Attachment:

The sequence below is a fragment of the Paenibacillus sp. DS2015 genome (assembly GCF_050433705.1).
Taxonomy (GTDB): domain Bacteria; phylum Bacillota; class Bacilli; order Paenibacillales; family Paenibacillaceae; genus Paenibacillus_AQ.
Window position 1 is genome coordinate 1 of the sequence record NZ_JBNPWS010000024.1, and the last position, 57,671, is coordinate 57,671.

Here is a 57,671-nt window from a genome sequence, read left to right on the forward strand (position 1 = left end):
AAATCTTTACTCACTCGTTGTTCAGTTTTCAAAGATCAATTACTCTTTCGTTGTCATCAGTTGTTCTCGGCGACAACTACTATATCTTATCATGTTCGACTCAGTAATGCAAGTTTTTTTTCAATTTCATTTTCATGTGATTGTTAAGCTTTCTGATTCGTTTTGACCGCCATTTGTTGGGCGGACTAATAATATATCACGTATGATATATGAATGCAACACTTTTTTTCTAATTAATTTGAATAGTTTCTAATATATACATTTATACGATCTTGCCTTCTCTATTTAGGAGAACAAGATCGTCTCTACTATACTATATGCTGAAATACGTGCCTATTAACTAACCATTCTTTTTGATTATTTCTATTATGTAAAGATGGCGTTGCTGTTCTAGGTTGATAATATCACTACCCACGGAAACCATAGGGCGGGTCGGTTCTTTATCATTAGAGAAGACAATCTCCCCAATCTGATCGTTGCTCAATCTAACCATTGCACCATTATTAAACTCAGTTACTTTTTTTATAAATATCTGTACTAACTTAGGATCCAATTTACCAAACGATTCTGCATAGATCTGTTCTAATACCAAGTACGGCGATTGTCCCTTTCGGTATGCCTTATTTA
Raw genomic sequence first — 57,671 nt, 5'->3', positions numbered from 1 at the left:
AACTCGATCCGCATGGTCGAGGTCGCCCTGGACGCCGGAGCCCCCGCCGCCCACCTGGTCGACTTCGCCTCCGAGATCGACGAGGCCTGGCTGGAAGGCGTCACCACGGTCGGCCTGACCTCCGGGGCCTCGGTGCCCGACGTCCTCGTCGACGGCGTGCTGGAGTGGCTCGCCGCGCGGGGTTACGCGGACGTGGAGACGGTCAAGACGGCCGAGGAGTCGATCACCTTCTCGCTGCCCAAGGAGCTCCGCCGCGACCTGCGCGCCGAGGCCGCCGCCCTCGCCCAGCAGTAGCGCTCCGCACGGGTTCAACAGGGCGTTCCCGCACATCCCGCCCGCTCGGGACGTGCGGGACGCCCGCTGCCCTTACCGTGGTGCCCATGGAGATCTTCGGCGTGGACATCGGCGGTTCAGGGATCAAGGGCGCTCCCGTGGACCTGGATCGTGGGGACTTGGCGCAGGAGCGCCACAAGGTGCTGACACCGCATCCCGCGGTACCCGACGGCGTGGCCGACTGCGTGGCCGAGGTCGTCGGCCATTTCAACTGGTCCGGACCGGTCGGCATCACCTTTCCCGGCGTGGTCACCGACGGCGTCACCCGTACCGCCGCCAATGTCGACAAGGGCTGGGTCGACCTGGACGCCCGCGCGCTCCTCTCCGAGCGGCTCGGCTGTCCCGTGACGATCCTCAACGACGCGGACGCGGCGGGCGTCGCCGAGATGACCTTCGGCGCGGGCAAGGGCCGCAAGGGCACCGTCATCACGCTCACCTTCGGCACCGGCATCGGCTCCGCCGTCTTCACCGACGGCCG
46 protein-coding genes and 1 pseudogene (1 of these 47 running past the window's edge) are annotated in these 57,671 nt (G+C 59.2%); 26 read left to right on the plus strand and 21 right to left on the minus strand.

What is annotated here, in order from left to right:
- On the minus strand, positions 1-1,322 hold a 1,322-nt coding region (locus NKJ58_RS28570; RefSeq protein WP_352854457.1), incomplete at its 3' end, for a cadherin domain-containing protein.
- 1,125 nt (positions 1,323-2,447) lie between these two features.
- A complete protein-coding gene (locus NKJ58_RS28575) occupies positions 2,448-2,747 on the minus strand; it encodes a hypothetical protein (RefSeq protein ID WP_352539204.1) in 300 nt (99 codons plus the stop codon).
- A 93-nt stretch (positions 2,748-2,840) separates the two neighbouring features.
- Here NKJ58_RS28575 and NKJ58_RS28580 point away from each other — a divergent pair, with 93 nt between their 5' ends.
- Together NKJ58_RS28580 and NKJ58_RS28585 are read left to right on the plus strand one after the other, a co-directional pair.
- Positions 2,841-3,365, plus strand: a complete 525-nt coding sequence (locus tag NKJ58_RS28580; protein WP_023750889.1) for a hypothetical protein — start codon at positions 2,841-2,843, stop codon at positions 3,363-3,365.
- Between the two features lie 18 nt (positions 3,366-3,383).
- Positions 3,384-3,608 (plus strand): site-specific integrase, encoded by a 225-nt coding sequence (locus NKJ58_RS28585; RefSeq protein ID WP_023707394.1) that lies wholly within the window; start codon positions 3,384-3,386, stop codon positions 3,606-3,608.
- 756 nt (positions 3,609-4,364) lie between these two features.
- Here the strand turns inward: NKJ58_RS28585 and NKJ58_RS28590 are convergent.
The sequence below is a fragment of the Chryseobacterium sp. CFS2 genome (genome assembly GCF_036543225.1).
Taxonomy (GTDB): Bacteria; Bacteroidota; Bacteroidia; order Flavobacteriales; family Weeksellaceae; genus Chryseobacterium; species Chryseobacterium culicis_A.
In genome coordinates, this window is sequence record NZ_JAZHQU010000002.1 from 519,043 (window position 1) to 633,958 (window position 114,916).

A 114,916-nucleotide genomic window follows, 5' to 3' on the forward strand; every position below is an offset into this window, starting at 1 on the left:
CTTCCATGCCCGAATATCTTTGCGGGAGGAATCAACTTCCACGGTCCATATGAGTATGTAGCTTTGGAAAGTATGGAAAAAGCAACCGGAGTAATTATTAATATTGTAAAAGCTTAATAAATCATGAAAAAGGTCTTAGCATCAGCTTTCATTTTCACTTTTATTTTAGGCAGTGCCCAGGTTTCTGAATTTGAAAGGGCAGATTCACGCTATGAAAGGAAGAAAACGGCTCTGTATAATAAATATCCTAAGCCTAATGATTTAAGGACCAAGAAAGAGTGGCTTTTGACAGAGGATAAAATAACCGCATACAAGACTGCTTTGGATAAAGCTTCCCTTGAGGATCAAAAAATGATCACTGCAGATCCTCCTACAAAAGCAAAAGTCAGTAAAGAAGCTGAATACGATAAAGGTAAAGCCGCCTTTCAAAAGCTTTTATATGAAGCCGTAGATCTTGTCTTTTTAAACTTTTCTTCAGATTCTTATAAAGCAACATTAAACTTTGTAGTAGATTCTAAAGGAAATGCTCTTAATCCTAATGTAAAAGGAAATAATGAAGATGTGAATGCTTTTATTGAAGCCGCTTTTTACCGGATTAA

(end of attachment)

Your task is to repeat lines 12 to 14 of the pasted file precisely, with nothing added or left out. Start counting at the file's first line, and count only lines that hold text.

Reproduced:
- A complete protein-coding gene (locus NKJ58_RS28575) occupies positions 2,448-2,747 on the minus strand; it encodes a hypothetical protein (RefSeq protein ID WP_352539204.1) in 300 nt (99 codons plus the stop codon).
- A 93-nt stretch (positions 2,748-2,840) separates the two neighbouring features.
- Here NKJ58_RS28575 and NKJ58_RS28580 point away from each other — a divergent pair, with 93 nt between their 5' ends.